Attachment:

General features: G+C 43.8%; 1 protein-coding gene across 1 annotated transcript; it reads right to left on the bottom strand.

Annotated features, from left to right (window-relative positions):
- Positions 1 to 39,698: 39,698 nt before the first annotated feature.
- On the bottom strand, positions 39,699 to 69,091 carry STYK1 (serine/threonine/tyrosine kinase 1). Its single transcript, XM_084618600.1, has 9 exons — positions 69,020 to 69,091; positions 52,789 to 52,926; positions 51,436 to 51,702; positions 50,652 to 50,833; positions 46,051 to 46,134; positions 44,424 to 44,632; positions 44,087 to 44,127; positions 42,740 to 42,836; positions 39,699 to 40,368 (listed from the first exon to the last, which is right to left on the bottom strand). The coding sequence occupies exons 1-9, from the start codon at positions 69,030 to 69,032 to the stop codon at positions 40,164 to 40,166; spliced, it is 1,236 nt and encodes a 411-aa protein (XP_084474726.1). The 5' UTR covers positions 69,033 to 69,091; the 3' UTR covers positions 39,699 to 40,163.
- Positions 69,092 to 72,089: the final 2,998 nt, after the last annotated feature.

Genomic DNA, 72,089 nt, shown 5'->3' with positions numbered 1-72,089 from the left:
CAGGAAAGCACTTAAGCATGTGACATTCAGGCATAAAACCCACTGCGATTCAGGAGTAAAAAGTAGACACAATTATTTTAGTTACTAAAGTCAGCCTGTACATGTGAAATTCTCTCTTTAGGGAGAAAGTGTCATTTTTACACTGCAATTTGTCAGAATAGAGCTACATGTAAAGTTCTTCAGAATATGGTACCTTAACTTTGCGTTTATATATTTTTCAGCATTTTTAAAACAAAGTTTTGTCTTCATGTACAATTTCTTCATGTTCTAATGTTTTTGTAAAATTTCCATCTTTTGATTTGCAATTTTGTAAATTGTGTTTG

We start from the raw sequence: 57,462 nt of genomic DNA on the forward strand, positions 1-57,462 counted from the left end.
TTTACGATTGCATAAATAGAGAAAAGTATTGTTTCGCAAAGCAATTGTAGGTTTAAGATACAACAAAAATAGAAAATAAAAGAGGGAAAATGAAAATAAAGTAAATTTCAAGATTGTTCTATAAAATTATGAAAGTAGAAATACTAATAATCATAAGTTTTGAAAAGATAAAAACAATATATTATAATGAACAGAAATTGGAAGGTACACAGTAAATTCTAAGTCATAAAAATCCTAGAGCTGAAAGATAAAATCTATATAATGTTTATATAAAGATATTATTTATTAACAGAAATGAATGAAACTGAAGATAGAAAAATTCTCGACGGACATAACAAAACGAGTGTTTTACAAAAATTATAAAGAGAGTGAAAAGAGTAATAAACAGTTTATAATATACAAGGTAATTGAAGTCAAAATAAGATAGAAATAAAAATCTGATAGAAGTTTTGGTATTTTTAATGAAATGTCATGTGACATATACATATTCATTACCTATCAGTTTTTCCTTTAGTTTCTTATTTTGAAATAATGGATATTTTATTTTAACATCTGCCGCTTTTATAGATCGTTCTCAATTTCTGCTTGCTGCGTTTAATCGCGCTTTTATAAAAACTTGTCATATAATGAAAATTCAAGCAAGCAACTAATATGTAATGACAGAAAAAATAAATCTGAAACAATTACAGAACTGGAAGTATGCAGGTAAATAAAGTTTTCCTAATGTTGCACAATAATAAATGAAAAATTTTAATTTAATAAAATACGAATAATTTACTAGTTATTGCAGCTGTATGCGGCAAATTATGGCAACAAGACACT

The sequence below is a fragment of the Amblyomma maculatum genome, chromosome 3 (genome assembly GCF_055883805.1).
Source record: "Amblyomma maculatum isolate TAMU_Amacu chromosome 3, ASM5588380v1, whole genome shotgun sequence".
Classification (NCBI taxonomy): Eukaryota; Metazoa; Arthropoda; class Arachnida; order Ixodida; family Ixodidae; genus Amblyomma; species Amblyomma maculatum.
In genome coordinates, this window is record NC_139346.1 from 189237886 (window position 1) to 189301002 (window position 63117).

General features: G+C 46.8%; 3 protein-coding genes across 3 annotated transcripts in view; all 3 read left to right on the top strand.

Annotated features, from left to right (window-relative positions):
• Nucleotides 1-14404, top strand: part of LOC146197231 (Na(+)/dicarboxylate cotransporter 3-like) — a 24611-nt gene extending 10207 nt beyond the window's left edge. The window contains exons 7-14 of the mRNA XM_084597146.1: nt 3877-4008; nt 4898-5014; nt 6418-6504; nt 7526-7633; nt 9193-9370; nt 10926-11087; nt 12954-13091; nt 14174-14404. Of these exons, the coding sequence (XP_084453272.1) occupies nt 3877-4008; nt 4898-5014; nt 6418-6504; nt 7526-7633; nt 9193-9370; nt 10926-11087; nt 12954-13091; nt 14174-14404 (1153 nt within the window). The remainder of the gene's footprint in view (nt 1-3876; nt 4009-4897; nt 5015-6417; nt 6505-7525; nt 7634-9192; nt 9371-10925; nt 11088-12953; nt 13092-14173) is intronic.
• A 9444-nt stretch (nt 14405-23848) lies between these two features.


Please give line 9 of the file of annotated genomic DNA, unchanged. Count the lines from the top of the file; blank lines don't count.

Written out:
TTTACGATTGCATAAATAGAGAAAAGTATTGTTTCGCAAAGCAATTGTAGGTTTAAGATACAACAAAAATAGAAAATAAAAGAGGGAAAATGAAAATAAAGTAAATTTCAAGATTGTTCTATAAAATTATGAAAGTAGAAATACTAATAATCATAAGTTTTGAAAAGATAAAAACAATATATTATAATGAACAGAAATTGGAAGGTACACAGTAAATTCTAAGTCATAAAAATCCTAGAGCTGAAAGATAAAATCTATATAATGTTTATATAAAGATATTATTTATTAACAGAAATGAATGAAACTGAAGATAGAAAAATTCTCGACGGACATAACAAAACGAGTGTTTTACAAAAATTATAAAGAGAGTGAAAAGAGTAATAAACAGTTTATAATATACAAGGTAATTGAAGTCAAAATAAGATAGAAATAAAAATCTGATAGAAGTTTTGGTATTTTTAATGAAATGTCATGTGACATATACATATTCATTACCTATCAGTTTTTCCTTTAGTTTCTTATTTTGAAATAATGGATATTTTATTTTAACATCTGCCGCTTTTATAGATCGTTCTCAATTTCTGCTTGCTGCGTTTAATCGCGCTTTTATAAAAACTTGTCATATAATGAAAATTCAAGCAAGCAACTAATATGTAATGACAGAAAAAATAAATCTGAAACAATTACAGAACTGGAAGTATGCAGGTAAATAAAGTTTTCCTAATGTTGCACAATAATAAATGAAAAATTTTAATTTAATAAAATACGAATAATTTACTAGTTATTGCAGCTGTATGCGGCAAATTATGGCAACAAGACACT